Unlike the Oscar race for best animated feature, there’s already a clear front-runner for VFX: “The Avengers,” with its dazzling work from Industrial Light & Magic (especially the Hulk). Of course, there’s still quite a heated race ahead when Peter Jackson’s “The Hobbit: An Unexpected Journey” hits theaters December 14, boasting the latest and greatest from the wizards of Weta Digital in 3-D (including a new and improved Gollum). While there’s still no telling what the impact of the controversial higher frame rate (48 fps) will be, “The Hobbit” should make a formidable challenger.
Plus, there’s also “The Dark Knight Rises” to consider along with “Prometheus,” “Snow White and the Huntsman,” and “The Amazing Spider-Man,” in addition to the upcoming “Cloud Atlas” (October 26), and “Life of Pi” (November 21).
But “The Avengers” has the advantage of also being the box office champ of 2012 and the third best domestic performer of all time with $620.3 million, not to mention a critical darling for Joss Whedon’s fun and thrilling direction.
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Still, Disney and ILM recently took the opportunity of presenting a VFX showcase in San Francisco for a contingent of online journos in anticipation of “The Avengers” coming out September 25 on Blu-ray and Blu-ray 3D.
And viewing the impressive VFX breakdown footage in more detail (see the clips below of the Hulk, Iron Man, and the virtual New York City) offered a sneak peek of the presentation ILM has in store for the VFX committee during the Academy bakeoff next year. Mark Ruffalo’s Hulk clearly steals the movie and is the best Hulk ever. That’s because ILM wisely avoided the cartoony look of the ultra green superhero it created for Ang Lee’s angst-ridden first movie, as well as the overly muscle-bound rendition Rhythm & Hues made for the second version starring Ed Norton. Right from the start Whedon wanted to see Ruffalo in the Hulk and viewed him more as a wrestler than a super strong guy. That meant capturing an authentic digital double of the actor as Bruce Banner and then placing it on top of the animated Hulk so they would meld into an organic creature.
In fact, Whedon, Ruffalo, and ILM took inspiration from Lou Ferrigno’s popular TV performance. He was a believable physical presence, who flexed his muscles but whose physique had a smooth flow. “He was real and there’s something very physical about his performance and we wanted to make sure that we replicated that so he didn’t feel disconnected once we put him in a scene with live people,” explained animation director Marc Chu.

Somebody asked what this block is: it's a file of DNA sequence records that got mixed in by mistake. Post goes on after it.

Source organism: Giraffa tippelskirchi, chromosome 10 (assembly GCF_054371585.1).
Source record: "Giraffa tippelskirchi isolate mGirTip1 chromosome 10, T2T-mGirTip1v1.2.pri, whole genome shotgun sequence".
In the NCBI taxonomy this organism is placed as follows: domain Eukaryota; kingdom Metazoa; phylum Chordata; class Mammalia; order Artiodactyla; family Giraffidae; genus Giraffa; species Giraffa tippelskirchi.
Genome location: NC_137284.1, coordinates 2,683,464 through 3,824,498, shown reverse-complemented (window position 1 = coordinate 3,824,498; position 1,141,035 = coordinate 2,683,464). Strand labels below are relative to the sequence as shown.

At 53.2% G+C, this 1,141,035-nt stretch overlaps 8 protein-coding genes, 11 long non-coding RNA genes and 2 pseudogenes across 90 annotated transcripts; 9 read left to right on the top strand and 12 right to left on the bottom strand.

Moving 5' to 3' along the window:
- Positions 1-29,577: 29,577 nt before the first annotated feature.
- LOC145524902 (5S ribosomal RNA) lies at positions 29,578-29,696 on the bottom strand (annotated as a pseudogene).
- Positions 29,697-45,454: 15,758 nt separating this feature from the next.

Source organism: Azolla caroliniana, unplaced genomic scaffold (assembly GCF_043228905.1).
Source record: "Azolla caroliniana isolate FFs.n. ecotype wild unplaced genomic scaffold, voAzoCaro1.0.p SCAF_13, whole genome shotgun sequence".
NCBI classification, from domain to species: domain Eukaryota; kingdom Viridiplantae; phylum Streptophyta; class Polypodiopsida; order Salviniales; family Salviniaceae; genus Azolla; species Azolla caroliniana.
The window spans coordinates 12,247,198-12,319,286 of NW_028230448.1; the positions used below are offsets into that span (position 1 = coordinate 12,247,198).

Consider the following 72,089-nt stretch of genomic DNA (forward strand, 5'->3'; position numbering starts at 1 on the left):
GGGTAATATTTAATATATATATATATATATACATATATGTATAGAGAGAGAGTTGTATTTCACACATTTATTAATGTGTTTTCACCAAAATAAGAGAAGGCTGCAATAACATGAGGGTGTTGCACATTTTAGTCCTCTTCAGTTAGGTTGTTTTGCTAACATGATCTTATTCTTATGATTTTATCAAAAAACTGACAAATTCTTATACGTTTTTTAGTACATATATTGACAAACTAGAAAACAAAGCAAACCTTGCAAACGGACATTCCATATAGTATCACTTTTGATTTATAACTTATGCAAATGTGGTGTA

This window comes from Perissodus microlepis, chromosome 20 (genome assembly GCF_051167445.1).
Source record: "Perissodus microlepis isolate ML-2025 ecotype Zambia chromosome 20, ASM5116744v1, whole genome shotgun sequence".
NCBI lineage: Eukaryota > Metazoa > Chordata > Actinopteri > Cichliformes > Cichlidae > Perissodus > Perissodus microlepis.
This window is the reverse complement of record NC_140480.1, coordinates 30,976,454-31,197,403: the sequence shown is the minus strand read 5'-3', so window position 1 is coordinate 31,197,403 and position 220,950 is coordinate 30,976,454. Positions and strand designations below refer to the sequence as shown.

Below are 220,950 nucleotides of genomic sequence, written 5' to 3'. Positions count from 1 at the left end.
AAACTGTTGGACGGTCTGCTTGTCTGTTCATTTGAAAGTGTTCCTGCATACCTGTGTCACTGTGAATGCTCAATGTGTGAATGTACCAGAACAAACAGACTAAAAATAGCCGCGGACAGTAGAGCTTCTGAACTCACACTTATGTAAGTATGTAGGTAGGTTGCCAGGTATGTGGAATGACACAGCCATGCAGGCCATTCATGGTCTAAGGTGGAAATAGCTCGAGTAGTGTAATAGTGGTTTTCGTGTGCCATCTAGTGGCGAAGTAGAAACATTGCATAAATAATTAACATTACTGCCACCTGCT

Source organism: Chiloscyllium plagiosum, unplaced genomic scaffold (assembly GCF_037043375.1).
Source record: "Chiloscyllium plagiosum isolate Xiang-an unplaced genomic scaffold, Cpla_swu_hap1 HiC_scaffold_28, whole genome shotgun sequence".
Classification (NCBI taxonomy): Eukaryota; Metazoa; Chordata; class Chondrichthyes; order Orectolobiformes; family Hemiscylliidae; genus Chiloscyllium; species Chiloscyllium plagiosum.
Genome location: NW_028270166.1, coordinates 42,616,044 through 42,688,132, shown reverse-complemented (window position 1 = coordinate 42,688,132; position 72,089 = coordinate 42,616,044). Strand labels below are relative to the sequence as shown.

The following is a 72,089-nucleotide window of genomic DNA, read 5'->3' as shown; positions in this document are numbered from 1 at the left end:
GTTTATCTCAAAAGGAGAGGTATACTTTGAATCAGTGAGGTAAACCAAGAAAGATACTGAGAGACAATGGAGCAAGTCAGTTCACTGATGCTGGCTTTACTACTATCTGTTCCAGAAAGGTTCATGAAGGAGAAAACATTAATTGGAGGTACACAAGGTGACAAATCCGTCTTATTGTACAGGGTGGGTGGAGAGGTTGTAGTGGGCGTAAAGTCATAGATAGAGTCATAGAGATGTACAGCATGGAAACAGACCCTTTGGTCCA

And thanks to advancements in facial performance capture, new rigging, and procedural skin shaders, ILM got the Hulk just right. The detail in the skin is spot-on right down to the pours; and the extreme poses have the correct muscle mass. Plus, it helped having a great performance from Ruffalo. He was as much an unexpected pleasure as Robert Downey Jr. was when he debuted as Iron Man. Like the film overall, Ruffalo isn’t too serious or silly. “The scene between Hulk and Loki’s almost a Hanna-Barbera moment,” remarked associate VFX supervisor Jason Smith. “But as it came together, that’s exactly what viewers wanted to see the Hulk do.”
But “The Avengers” is far more than the Hulk in its coalescence of several Marvel worlds. ILM also tweaked Iron Man, making him more nimble and less constrained in his new Mark VII suit than in his previous two standalone movies, which was another Whedon directive. “We’re back to a round RT on his chest but the biggest change was giving him a rocket pack,” added VFX supervisor Jeff White. “That was a conscious decision by Joss to give Iron Man different poses and not have his hand always as part of the thrust component. We also provided a little extra weaponry with a hand laser and thigh missiles.”
However, it turned out that the virtual New York City during the alien attack of the last third posed the biggest challenge. ILM couldn’t shoot principal photography there but sent four teams of photographers shooting spherical overlaps at all the appropriate locations, especially the Park Avenue Viaduct. They shot on the ground every 100 feet and up every 120 feet with a man in a lift moving down Park Avenue. They made close to 2,000 spheres and stitched together 275,000 high-res photographs like a Google street view.
“In New Mexico, we had a 300-foot set of the Park Avenue Viaduct dressed with a couple of flipped over cars,” White explained. “They don’t care how much exploding you do in New Mexico. And then we projected that onto the buildings and that gets us 60% there. But once you move the camera, everything that’s static in a photo no longer holds up. Not only does every window requires its own reflection, but also every window blind needs to be a different height and every room interior needs to be different. We replaced every window from the photography with a CG window and the inside the building contains nearly 30 of our ILM offices that we digitally reproduced.
“And we had tools that we actually developed for ‘Rango’ in terms of populating the town. And we leveraged those and built upon them in order to populate the environments of all the street signs and cars and planter boxes. One of the benefits of a virtual New York is that we can use that environment to light our CG creatures.”
It all comes together in that memorable, iconic shot of the camera moving around the Avengers, who are huddled together and poised for action. It’s seamless and not as flashy as the Hulk but effective VFX.